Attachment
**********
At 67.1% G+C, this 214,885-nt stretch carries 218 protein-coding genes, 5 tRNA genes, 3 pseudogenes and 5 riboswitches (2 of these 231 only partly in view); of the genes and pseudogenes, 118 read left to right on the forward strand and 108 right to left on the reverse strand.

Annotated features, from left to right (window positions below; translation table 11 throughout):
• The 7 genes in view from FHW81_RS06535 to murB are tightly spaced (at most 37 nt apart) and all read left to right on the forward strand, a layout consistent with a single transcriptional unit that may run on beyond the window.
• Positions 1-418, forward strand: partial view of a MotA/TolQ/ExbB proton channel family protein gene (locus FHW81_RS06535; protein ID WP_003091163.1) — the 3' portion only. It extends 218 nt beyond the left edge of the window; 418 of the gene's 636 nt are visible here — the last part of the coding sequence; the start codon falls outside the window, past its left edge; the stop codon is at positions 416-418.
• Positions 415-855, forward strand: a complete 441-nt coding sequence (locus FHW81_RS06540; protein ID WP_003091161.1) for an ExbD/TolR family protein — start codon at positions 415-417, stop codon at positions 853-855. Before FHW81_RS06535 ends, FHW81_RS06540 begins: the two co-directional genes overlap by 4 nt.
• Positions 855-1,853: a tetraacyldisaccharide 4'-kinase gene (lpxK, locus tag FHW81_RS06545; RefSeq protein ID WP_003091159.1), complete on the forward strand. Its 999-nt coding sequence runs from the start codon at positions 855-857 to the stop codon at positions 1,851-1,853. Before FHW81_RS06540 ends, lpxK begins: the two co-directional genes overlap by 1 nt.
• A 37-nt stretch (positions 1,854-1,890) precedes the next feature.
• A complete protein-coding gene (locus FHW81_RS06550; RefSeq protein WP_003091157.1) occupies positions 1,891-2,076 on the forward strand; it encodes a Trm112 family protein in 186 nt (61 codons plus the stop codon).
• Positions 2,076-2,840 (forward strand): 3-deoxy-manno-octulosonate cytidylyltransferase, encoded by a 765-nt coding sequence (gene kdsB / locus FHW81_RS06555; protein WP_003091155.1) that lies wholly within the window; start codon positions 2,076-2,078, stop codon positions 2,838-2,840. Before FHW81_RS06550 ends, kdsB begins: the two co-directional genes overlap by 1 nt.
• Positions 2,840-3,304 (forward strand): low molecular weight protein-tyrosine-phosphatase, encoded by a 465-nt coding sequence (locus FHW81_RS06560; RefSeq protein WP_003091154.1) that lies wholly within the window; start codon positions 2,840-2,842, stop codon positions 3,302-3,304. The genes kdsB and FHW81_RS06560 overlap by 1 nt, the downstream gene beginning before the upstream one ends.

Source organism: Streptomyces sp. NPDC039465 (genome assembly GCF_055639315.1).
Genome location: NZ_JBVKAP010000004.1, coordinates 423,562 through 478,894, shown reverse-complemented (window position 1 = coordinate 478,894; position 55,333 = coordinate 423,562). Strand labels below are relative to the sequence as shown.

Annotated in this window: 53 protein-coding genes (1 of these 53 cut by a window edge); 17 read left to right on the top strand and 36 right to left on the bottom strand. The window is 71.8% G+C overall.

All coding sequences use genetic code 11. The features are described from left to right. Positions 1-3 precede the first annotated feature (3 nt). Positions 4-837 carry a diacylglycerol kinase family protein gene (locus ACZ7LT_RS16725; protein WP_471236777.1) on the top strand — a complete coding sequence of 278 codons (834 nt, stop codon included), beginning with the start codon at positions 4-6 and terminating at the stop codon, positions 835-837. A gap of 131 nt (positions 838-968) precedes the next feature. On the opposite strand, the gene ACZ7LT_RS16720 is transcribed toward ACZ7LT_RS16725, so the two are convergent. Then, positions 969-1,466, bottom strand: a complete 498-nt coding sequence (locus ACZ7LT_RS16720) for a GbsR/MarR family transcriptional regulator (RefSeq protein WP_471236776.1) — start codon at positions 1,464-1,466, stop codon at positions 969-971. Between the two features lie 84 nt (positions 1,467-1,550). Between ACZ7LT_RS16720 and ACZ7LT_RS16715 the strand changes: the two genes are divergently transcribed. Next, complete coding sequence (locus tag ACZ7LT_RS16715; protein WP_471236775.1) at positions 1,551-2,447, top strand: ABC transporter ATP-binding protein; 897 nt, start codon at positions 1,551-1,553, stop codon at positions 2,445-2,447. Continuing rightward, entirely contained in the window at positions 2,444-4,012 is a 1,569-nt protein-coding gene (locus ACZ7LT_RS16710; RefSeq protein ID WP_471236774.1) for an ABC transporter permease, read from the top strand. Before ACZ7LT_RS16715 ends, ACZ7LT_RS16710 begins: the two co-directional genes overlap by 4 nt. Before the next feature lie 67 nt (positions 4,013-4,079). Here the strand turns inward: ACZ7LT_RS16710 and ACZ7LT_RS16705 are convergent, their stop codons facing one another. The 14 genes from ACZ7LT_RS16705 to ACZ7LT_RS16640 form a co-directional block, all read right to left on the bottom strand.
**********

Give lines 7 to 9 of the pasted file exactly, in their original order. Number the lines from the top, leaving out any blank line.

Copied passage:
• A 37-nt stretch (positions 1,854-1,890) precedes the next feature.
• A complete protein-coding gene (locus FHW81_RS06550; RefSeq protein WP_003091157.1) occupies positions 1,891-2,076 on the forward strand; it encodes a Trm112 family protein in 186 nt (61 codons plus the stop codon).
• Positions 2,076-2,840 (forward strand): 3-deoxy-manno-octulosonate cytidylyltransferase, encoded by a 765-nt coding sequence (gene kdsB / locus FHW81_RS06555; protein WP_003091155.1) that lies wholly within the window; start codon positions 2,076-2,078, stop codon positions 2,838-2,840. Before FHW81_RS06550 ends, kdsB begins: the two co-directional genes overlap by 1 nt.